11 Stages of Giving Up Sugar That Sugar Addicts Know All Too Well
Kicking a sugar addiction is hard, but it's worth it (it is worth it, right?)
Hi, my name is Charlotte and I've been a sugar addict all my life. People often think this is a joke but I can assure you that I'm totally serious. I've never met a gummy candy I didn't like and I call all major holidays by their candy name. (Candy Cane Eve and Jelly Bean Sunday are my two favorites.) And I'm not the only one. According to recent data, the average American mainlines 130 pounds of added sugar every year-that's about 22 teaspoons per day. Know how much you're supposed to have? No more than nine teaspoons per day. Yikes.
Unfortunately, like any addiction (and make no mistake, you can be addicted to sugar), compulsively eating bags of colored sugar is one of the worst things you can do for your health-and I know it. I feel like crap, physically and mentally every time I do it. Yet the siren call of sweets is strong so I'm left trying to make some kind of peace with sugar. Moderation doesn't work well for me. I'm not one of those people who can eat exactly 17 Skittles and leave the rest of the bag-if it's in the house, it's getting eaten. Plus, tasting it only makes me want more.
I know giving it up for good would probably be the best choice for my health and sanity but that seems overwhelming and kind of insane-no chocolate cake again, ever?-so instead I just give it up for periods of time. (Check out 5 Lessons Learned from Going Sugar-Free for 10 Days.) Like, oh, now. It's not easy but I know I'll feel better. Here's how it usually goes down for me:
Stage 1: The goal. I am strong! I am resolute! No sugar will ever cross my lips again ever, ever!
Stage 2: Denial. Okay, I'm starting right after I finish these two bags of licorice. Really, I'm doing myself a favor, because then it won't be in the house any more to tempt me, right?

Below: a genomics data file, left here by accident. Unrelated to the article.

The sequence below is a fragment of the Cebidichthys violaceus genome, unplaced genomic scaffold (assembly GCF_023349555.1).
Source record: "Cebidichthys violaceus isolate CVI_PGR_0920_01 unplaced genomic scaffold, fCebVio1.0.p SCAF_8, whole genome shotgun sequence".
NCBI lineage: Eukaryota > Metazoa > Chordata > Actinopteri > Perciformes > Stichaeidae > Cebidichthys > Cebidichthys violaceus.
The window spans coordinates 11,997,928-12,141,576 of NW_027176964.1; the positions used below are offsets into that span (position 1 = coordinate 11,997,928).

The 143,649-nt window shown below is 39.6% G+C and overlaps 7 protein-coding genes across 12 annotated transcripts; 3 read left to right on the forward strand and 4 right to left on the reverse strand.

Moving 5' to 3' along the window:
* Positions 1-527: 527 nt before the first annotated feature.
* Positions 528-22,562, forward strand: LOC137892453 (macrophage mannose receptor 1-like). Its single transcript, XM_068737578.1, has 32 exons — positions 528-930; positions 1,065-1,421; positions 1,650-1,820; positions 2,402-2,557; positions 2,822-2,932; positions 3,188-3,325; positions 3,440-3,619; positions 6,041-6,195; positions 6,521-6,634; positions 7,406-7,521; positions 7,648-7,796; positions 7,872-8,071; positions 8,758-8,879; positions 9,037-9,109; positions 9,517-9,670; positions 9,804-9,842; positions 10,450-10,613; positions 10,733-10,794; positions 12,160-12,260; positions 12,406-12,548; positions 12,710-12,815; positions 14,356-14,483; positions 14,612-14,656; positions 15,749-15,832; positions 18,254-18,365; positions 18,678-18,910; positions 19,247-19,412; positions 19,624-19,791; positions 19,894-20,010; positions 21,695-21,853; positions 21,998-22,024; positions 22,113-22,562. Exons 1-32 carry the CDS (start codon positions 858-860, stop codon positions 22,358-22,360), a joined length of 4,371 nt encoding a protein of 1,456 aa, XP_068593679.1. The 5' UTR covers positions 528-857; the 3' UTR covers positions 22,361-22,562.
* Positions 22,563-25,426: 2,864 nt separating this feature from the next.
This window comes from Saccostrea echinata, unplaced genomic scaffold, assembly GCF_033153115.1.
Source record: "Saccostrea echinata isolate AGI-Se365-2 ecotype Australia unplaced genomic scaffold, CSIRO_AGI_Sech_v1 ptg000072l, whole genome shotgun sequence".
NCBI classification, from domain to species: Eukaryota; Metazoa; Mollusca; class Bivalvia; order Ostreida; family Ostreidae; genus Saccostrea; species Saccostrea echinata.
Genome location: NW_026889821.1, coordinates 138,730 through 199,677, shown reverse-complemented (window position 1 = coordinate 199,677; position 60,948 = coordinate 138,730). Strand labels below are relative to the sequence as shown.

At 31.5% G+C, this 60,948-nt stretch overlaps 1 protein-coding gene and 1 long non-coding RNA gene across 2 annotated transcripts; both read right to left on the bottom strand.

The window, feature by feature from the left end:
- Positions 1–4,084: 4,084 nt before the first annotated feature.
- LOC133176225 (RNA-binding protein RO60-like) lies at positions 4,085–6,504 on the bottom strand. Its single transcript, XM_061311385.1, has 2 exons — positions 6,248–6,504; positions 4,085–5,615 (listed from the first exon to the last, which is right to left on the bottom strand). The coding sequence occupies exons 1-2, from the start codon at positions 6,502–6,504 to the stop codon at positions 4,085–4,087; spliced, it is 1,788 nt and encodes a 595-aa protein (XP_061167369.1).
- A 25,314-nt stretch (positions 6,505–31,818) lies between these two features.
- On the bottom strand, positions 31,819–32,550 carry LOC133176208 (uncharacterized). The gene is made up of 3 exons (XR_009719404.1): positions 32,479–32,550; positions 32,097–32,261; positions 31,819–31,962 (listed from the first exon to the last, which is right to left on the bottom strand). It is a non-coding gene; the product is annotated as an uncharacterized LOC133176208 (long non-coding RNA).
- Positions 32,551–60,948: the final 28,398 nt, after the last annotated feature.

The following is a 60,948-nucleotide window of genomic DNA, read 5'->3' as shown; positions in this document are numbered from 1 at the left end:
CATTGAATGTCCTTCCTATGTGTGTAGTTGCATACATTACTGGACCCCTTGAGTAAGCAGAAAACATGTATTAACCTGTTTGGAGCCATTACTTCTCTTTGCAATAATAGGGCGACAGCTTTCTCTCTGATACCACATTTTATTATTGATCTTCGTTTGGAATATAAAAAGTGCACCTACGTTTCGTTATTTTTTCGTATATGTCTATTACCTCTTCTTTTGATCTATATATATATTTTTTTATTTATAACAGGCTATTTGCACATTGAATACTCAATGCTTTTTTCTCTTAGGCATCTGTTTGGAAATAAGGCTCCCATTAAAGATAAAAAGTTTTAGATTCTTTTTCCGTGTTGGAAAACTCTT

Stage 3: Grief. Now I really feel bad. Not only does my tummy hurt but my willpower lasted like 0.5 seconds! Why do I have no willpower? Why, universe, why??
Stage 4: Jealousy. Everyone else gets to have cake. Why don't I get to have cake? Don't I deserve cake too? Ah, that cake looks SO GOOD. I bet it tastes amazing. I love cake, why does it not love me back?
Stage 5: Anger. What is this "ice cream" made from frozen bananas nonsense? It tastes literally nothing like ice cream! Oh sure it looks all creamy and yummy and then you take a bite and... it's still *#$(*% bananas. I hate bananas! I hate life! Aggggh!
Stage 6: Acceptance. I can do this. Life will be fine without gummy worms.
Stage 7: Ecstasy. I feel amazing! I'm sleeping so much better, my skin is clear, I have the energy of 100 men! And I no longer panic if I run out of the candy stash in my purse (and car and nightstand). This is the best.
Stage 8: Superiority. Ha! Look at all those people eating ice cream cones! I am strong! They are weak! Suckers! Mmmm...suckers. Wait, no! I cannot be tempted! I am invincible!
Stage 9: Failure. I ate a sucker. And the rest of the months-old stale candy in the bowl at the office. While hiding in the supply closet. Then I buried the wrappers under paper towels. This is my lowest hour.
Stage 10: Forgiveness. I'm human, it's okay, it was just one mistake. There's no point in beating myself up over it. I'll just start over. And maybe not be so prideful so this time.
Stage 11: Cautious optimism. It's been two whole weeks without candy! But I still crave it. But I made it this far! But I can't hold out forever. But I can hold out today! I can do this one more day.